Redrum! Redrum! The first trailer for Doctor Sleep is here, and it provides the first look at the adaptation of Stephen King’s sequel to one of the scariest books – and movies – ever made, The Shining.
Written and directed by The Haunting of Hill House and Oculus director Mike Flanagan, Doctor Sleep is set 40 years after the terrifying events of The Shining, and follows Danny Torrance as he contends with yet another supernatural threat. Ewan McGregor portrays Torrance in the film, which hits theaters November 8.
Along with giving audiences a look at the grown-up (but still traumatized) Dan Torrance, whose life is thrown back into nightmarish chaos when he meets a teenage girl who shares his extrasensory gift, the trailer also brings audiences back to the infamous Overlook Hotel. Hunted by a group that feeds on their “shining” ability, Dan and the girl, Abra (Kyliegh Curran), must find a way to use their abilities while confronting Dan’s nightmares of the past.
Joining McGregor and Curran in the cast are Mission: Impossible series actress Rebecca Ferguson as Rose the Hat, the leader of the group tormenting Dan and Abra.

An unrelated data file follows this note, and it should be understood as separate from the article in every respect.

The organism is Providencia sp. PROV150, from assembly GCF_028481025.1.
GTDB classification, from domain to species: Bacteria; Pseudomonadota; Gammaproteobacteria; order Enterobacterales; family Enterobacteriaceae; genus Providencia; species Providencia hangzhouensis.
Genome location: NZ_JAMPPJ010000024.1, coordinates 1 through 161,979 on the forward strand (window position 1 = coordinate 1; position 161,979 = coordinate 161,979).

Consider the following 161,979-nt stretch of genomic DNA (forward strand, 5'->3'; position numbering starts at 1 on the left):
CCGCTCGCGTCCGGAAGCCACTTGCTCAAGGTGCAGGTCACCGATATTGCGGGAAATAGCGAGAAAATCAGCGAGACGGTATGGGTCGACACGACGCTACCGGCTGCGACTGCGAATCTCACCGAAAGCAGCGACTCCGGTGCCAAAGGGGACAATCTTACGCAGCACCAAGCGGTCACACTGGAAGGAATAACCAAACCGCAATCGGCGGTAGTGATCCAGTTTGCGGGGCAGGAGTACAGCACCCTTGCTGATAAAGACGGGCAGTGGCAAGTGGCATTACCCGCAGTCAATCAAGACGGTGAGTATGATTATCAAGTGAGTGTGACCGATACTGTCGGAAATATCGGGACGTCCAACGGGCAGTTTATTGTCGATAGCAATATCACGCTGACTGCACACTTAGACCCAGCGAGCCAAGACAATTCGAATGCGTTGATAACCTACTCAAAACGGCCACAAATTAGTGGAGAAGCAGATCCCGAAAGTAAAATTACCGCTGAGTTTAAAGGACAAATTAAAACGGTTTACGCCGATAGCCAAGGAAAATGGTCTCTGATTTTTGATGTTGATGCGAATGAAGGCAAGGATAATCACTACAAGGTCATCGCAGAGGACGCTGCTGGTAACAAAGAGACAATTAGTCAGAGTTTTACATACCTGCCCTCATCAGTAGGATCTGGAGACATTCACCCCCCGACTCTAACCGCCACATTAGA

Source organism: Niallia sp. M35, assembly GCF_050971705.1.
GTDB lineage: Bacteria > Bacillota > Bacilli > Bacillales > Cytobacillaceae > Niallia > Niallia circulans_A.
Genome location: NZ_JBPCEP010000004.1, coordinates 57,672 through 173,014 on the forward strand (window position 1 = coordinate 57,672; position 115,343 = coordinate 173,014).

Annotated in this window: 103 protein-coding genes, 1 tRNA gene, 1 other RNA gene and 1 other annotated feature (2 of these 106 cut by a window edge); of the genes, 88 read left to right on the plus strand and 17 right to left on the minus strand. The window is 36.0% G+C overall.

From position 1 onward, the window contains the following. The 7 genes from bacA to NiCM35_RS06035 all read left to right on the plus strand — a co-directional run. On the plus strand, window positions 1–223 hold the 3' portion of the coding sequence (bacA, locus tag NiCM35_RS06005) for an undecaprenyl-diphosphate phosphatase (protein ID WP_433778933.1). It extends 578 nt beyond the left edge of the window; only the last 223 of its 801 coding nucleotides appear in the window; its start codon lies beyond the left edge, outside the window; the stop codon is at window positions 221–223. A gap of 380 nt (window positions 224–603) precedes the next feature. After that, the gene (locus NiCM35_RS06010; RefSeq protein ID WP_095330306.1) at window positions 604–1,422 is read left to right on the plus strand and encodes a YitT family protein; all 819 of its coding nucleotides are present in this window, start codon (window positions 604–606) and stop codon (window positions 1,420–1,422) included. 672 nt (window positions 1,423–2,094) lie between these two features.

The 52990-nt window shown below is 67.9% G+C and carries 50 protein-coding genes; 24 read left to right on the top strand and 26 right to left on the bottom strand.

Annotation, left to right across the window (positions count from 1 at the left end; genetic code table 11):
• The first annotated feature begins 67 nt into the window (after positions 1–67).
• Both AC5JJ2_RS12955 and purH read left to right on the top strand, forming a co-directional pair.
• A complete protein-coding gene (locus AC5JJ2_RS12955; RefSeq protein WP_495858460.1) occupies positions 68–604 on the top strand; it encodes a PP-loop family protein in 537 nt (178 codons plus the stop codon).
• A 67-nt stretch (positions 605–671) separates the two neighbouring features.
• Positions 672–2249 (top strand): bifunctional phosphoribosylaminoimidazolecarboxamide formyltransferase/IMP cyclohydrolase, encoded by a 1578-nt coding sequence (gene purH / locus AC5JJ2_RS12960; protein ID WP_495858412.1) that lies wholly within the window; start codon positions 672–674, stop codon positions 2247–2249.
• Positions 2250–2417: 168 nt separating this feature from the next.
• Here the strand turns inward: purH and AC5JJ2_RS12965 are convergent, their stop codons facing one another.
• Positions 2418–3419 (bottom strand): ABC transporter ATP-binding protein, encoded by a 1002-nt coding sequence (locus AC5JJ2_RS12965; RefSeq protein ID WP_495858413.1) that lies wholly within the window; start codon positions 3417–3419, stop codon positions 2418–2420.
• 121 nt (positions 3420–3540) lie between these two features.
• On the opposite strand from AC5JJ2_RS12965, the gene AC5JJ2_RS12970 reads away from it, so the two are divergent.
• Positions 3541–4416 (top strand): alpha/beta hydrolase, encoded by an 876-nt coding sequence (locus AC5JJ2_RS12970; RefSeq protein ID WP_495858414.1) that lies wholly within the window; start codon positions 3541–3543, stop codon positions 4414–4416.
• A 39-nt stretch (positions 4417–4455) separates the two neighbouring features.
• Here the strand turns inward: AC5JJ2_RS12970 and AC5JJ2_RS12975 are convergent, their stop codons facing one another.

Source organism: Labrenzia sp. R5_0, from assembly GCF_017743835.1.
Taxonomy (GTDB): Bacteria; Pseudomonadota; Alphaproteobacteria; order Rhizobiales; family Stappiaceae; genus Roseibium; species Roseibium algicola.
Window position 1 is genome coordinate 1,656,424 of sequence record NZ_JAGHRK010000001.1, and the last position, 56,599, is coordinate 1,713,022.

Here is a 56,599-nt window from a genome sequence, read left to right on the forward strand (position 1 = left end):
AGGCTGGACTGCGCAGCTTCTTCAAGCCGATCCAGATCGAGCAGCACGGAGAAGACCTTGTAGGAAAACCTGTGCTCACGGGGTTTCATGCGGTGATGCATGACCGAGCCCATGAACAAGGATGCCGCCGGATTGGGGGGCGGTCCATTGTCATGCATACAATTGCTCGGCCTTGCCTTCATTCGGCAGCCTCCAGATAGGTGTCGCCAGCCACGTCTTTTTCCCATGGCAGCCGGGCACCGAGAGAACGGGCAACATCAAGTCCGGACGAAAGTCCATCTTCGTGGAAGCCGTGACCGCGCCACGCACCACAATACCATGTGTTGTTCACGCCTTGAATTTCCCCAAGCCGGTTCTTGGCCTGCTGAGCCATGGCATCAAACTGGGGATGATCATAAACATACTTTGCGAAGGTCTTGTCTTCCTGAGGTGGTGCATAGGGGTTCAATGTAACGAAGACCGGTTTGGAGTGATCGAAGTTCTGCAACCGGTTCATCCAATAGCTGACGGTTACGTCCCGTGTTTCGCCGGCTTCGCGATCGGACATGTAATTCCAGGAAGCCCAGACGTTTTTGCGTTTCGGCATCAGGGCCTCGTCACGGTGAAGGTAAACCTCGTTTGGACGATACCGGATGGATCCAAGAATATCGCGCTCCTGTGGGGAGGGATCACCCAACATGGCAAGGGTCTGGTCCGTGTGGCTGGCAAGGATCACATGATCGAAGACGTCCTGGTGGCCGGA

Flanagan is joined behind the camera by several frequent collaborators, including many of the production team on The Haunting of Hill House, the hit Netflix horror series. Both Hill House director of photography Michael Fimognari and composer The Newton Brothers return for Doctor Sleep, and the tone of the trailer feels eerily similar to that of the streaming series.
Doctor Sleep is one of several projects based on King’s novels currently in development at Warner Bros. Pictures, with a prequel to The Shining also in the works titled Overlook Hotel. The massive success of – based on King’s novel of the same name – in theaters has given many of these projects at Warner Bros. and other studios some added momentum, with It: Chapter Two hitting theaters just a few months before Doctor Sleep on September 6.
Published more than three decades after The Shining, Doctor Sleep served as a sequel to the 1977 novel. The Shining was adapted twice for the screen, with Stanley Kubrick’s 1980 film widely regarded as one of the scariest horror movies ever made, and a 1997 television miniseries that more closely followed King’s story also earned critical acclaim.